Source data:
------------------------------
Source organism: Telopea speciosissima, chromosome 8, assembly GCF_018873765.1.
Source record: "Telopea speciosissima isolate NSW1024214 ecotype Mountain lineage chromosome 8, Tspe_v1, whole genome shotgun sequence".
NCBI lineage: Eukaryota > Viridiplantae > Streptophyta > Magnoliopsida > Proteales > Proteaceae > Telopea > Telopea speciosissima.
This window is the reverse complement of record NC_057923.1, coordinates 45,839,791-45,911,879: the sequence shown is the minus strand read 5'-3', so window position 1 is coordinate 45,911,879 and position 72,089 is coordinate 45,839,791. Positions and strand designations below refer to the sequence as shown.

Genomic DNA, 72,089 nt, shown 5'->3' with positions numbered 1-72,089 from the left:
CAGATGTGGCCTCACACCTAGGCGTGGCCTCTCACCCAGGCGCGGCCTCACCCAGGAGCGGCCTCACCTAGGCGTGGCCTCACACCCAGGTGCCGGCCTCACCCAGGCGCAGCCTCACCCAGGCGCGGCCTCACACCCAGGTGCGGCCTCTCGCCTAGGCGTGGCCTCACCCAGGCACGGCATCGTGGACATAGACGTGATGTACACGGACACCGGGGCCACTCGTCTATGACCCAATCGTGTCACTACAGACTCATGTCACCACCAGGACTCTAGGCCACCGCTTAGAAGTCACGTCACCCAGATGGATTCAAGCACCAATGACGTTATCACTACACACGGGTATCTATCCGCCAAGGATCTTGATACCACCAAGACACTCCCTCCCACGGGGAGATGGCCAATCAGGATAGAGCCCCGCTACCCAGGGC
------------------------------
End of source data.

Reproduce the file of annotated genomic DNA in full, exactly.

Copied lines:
Source organism: Telopea speciosissima, chromosome 8, assembly GCF_018873765.1.
Source record: "Telopea speciosissima isolate NSW1024214 ecotype Mountain lineage chromosome 8, Tspe_v1, whole genome shotgun sequence".
NCBI lineage: Eukaryota > Viridiplantae > Streptophyta > Magnoliopsida > Proteales > Proteaceae > Telopea > Telopea speciosissima.
This window is the reverse complement of record NC_057923.1, coordinates 45,839,791-45,911,879: the sequence shown is the minus strand read 5'-3', so window position 1 is coordinate 45,911,879 and position 72,089 is coordinate 45,839,791. Positions and strand designations below refer to the sequence as shown.

Genomic DNA, 72,089 nt, shown 5'->3' with positions numbered 1-72,089 from the left:
CAGATGTGGCCTCACACCTAGGCGTGGCCTCTCACCCAGGCGCGGCCTCACCCAGGAGCGGCCTCACCTAGGCGTGGCCTCACACCCAGGTGCCGGCCTCACCCAGGCGCAGCCTCACCCAGGCGCGGCCTCACACCCAGGTGCGGCCTCTCGCCTAGGCGTGGCCTCACCCAGGCACGGCATCGTGGACATAGACGTGATGTACACGGACACCGGGGCCACTCGTCTATGACCCAATCGTGTCACTACAGACTCATGTCACCACCAGGACTCTAGGCCACCGCTTAGAAGTCACGTCACCCAGATGGATTCAAGCACCAATGACGTTATCACTACACACGGGTATCTATCCGCCAAGGATCTTGATACCACCAAGACACTCCCTCCCACGGGGAGATGGCCAATCAGGATAGAGCCCCGCTACCCAGGGC